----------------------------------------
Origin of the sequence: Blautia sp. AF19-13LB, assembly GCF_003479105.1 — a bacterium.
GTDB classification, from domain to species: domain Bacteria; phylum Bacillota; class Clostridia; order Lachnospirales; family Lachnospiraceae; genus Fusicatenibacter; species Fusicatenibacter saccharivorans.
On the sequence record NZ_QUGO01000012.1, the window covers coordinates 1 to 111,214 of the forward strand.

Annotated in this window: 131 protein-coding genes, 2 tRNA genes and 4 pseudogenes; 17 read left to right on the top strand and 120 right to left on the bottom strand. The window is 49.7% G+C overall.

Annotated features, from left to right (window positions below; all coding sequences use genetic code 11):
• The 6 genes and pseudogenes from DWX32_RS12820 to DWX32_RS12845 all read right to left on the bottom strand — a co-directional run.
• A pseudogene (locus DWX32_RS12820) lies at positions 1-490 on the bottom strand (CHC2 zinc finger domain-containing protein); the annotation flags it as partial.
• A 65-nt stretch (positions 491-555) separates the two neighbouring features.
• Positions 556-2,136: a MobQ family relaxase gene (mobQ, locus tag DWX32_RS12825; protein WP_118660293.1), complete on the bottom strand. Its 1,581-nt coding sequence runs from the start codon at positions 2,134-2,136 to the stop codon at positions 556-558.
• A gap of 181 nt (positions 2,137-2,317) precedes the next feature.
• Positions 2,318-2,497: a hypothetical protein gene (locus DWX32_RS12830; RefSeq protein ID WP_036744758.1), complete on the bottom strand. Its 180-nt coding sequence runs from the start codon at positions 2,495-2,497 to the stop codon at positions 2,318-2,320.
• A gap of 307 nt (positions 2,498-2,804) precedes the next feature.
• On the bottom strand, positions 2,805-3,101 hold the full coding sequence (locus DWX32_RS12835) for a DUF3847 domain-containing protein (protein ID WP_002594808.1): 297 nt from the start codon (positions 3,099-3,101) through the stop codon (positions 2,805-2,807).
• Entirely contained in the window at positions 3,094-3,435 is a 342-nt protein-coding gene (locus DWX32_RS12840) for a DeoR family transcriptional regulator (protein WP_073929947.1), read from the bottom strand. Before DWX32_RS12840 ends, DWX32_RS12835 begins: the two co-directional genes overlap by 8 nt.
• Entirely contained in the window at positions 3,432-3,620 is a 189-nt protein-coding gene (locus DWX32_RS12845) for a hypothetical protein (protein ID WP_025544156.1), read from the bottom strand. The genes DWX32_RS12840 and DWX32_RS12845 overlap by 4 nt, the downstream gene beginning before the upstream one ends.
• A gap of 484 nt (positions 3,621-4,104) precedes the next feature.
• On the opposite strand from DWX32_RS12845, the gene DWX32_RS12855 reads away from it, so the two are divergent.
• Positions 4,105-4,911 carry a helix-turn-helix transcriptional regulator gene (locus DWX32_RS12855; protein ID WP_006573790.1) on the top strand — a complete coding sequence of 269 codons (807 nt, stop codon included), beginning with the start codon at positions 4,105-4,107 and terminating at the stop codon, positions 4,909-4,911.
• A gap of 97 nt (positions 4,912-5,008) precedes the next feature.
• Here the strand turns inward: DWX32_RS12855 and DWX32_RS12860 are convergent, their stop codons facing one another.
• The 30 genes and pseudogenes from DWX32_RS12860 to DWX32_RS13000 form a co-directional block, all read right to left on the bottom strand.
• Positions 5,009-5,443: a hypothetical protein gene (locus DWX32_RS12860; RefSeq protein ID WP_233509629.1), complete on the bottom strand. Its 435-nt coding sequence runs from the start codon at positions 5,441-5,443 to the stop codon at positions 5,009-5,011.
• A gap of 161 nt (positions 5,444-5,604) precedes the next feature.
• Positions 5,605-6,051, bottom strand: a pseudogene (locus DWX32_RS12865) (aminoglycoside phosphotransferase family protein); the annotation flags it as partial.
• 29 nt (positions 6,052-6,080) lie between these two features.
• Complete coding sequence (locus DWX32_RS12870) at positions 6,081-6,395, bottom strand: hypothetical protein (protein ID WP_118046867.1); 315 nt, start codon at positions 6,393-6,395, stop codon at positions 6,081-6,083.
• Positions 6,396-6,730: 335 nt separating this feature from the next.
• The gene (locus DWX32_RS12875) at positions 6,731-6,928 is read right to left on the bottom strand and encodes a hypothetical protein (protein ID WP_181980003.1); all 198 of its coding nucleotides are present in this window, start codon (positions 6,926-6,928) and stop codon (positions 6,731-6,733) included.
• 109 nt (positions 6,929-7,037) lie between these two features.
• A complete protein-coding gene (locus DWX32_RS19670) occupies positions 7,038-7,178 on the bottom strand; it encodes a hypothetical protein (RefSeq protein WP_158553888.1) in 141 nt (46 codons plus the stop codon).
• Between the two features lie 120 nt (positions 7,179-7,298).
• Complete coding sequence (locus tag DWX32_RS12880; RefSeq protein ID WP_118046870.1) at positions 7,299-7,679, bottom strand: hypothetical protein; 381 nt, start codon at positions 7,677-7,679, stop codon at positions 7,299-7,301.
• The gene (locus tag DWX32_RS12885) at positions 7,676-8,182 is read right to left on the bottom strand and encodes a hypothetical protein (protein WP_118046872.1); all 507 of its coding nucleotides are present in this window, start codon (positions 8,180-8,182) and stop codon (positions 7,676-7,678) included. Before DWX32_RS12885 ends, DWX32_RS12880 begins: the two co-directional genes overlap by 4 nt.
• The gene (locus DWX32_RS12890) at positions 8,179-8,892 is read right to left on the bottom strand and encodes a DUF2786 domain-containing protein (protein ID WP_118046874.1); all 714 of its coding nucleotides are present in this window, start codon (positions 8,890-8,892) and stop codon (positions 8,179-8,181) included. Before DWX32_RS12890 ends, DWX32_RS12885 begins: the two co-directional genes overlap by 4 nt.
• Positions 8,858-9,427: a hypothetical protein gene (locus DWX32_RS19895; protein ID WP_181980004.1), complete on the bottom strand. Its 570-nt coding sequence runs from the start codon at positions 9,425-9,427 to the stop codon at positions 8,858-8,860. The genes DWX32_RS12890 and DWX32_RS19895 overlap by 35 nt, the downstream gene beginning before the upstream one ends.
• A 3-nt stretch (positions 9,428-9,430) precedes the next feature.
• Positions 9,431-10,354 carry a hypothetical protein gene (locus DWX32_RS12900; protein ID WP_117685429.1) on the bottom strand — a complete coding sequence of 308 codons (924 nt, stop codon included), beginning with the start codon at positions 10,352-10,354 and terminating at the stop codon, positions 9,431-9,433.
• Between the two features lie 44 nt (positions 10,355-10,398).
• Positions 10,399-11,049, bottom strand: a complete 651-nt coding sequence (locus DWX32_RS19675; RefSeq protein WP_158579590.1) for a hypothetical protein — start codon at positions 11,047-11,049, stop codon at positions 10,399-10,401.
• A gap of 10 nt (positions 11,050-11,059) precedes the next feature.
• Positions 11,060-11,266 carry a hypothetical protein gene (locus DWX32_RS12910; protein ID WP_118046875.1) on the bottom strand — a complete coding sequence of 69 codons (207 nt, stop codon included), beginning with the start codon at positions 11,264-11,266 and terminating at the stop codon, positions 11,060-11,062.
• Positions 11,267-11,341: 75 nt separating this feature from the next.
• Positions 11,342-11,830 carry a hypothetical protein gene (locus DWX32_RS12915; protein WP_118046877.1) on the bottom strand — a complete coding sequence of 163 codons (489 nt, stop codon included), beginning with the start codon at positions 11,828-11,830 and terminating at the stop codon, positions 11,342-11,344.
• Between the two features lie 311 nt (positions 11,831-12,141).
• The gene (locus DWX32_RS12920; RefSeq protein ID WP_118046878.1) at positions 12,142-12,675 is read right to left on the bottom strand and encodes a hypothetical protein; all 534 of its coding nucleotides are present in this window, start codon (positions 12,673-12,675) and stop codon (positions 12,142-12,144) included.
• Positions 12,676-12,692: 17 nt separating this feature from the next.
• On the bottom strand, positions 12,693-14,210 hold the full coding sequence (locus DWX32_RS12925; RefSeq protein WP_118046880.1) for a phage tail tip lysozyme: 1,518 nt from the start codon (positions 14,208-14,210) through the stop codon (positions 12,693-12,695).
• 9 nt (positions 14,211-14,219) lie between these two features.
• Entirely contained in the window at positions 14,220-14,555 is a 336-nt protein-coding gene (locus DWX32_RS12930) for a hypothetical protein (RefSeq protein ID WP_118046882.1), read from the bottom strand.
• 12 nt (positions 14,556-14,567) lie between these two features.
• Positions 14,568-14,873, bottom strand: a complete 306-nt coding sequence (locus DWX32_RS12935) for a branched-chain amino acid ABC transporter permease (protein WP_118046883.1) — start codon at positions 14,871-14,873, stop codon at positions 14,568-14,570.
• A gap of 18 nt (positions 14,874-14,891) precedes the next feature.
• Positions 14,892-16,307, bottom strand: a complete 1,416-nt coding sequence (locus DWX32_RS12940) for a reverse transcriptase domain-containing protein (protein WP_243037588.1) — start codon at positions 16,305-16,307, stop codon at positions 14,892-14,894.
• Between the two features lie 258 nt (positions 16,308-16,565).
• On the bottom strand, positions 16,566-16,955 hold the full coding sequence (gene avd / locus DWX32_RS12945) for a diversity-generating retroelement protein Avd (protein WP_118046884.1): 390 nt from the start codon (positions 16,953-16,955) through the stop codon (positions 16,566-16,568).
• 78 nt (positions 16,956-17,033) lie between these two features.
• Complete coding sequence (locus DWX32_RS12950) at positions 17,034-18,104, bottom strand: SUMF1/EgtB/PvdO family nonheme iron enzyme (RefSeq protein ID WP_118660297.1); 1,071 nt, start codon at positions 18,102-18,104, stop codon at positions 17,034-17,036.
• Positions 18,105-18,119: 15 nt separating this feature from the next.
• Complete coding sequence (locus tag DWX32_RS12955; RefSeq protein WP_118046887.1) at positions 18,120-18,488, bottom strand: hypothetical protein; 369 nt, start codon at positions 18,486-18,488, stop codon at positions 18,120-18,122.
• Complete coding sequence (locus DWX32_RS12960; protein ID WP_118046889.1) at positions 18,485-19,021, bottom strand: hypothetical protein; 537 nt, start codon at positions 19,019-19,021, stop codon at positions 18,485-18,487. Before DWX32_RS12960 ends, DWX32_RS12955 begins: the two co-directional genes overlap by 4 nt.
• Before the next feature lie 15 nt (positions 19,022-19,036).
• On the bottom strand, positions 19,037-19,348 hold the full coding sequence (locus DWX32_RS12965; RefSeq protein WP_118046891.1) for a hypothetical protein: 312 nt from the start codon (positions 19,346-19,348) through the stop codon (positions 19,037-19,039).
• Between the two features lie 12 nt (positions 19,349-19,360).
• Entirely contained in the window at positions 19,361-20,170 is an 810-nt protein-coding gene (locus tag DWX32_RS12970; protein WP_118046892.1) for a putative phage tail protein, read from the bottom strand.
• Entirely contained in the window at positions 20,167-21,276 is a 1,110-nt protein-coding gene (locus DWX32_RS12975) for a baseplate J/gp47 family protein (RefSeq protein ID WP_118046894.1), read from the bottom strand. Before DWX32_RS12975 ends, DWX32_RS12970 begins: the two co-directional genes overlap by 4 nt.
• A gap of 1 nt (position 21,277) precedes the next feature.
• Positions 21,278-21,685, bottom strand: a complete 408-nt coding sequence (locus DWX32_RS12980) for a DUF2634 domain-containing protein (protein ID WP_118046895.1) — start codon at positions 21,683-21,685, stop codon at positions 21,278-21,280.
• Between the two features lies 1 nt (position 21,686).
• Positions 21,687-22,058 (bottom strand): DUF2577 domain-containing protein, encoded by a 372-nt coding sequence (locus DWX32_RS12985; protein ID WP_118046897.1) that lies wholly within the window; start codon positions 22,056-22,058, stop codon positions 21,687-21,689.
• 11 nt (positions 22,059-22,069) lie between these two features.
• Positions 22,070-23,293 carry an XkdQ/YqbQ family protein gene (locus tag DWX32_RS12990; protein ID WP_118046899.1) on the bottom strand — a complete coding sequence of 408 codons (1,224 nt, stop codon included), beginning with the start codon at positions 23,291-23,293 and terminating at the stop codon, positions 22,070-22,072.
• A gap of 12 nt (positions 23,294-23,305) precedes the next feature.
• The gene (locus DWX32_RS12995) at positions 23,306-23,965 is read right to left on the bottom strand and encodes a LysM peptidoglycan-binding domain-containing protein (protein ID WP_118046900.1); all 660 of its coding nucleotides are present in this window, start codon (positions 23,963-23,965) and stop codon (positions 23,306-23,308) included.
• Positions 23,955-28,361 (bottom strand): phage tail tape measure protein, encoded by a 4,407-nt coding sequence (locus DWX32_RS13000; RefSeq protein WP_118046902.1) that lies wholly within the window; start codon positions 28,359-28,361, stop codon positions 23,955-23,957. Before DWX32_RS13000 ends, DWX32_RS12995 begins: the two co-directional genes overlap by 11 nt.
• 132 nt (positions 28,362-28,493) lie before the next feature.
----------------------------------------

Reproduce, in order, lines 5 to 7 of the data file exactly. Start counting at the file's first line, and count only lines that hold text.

Annotated features, from left to right (window positions below; all coding sequences use genetic code 11):
• The 6 genes and pseudogenes from DWX32_RS12820 to DWX32_RS12845 all read right to left on the bottom strand — a co-directional run.
• A pseudogene (locus DWX32_RS12820) lies at positions 1-490 on the bottom strand (CHC2 zinc finger domain-containing protein); the annotation flags it as partial.